Category Archives: Climate

Earth Hour

On Saturday, turn off your lights and other electricity bits and pieces for one hour. The Irish event runs from 8pm to 9pm. Read a book by candlelight or maybe go for a walk. Abu Dhabi isn’t involved but I’ve signed up anyway – join me here (even though the website’s font can’t used extended characters, so my name is totally FUBAR).

Hat tip to Emilie.

The UN fails again

As reported by Bloomberg:

China, India and other developing countries probably won’t be required to take on legally binding commitments to cut their greenhouse-gas emissions under a new climate-change treaty, a United Nations official said today…

The U.S. has refused to join the 1997 Kyoto accord in part because China and other rapidly emerging economies aren’t required under the treaty to make the same pollution cuts as industrialized nations. The U.S. and China are the world’s largest emitters of global warming pollution.

China and other developing countries say they shouldn’t be required to meet the same standard as developed countries because they are in the early stages of trying to fuel economic growth to pull billions of people out of poverty. The European Union and environmentalists agree, though they say they want to see stronger efforts from the countries in a new climate accord.

You see the vicious circle? “We won’t do it because they won’t do it”. Somebody needs to take the lead. One EU negotiator has gone so far as to say China need not make carbon cut commitments, but rather improve energy efficiency. Shouldn’t the two go hand in hand? China is building a coal power plant per week — energy efficiency will not remove the harmful environmental effect of that much burning fossil fuel.

Am I being unfairly bitter, or do I have a point?

Movement on Kyoto

Australia has ratified the Kyoto Protocol, leaving the US the only major industrialised nation yet to agree to the climate treaty.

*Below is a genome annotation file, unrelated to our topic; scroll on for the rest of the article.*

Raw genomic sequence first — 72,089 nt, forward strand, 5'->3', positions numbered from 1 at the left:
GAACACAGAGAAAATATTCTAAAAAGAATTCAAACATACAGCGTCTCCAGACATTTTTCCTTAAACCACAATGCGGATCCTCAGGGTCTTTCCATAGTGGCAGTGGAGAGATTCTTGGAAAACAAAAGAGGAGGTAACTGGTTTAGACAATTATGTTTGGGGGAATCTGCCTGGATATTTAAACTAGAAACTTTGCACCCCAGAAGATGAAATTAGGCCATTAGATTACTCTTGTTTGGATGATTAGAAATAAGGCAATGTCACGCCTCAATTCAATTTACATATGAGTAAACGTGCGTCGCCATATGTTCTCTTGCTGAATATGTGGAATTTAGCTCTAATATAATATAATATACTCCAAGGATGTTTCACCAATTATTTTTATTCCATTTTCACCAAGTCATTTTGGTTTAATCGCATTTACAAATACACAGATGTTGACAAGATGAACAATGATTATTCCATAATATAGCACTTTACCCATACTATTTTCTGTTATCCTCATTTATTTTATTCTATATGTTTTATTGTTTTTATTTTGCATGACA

The endorsement was approved by the first executive council meeting of Australia’s new Labor government this morning, Prime Minister Kevin Rudd said in a statement on the Labor Party’s Web site. Australia will become a full member of the Kyoto Protocol by the end of March, he said.

Rudd promised to make climate change a priority for his government, and I’m delighted with the drive he’s shown so far.

Australia’s target under the Kyoto accord is to limit growth in greenhouse gas emissions to an 8 percent increase above 1990 levels over the 2008-2012 period. The country is “tracking within 1 percentage point” of meeting that target, then-environment minister Malcolm Turnbull said in May. Australia is one of only three industrialized nations signed up to the accord that are allowed to increase emissions from 1990 levels by 2008-2012.

The Labor government will do “everything in its power” to help the nation meet its Kyoto obligations, Rudd said. This will include setting a target to cut emissions by 60 percent on 2000 levels by 2050, starting a national emissions trading system by 2020 and setting a target for 20 percent of electricity to come from renewable sources such as the sun and wind by 2020, he said.

The timing couldn’t be better, as delegates from around the world are meeting in Bali to hammer out the successor to Kyoto, which expires in 2012. If it puts pressure on the US to sign up — though this might only happen under the next administration — so much the better. And the more major nations on board, the more likely developing countries such as China will join too.

That's it, we're screwed

From the Associated Press:

The Earth is hurtling toward a warmer climate at a quickening pace, a Nobel-winning U.N. scientific panel said in a landmark report released Saturday, warning of inevitable human suffering and the threat of extinction for some species.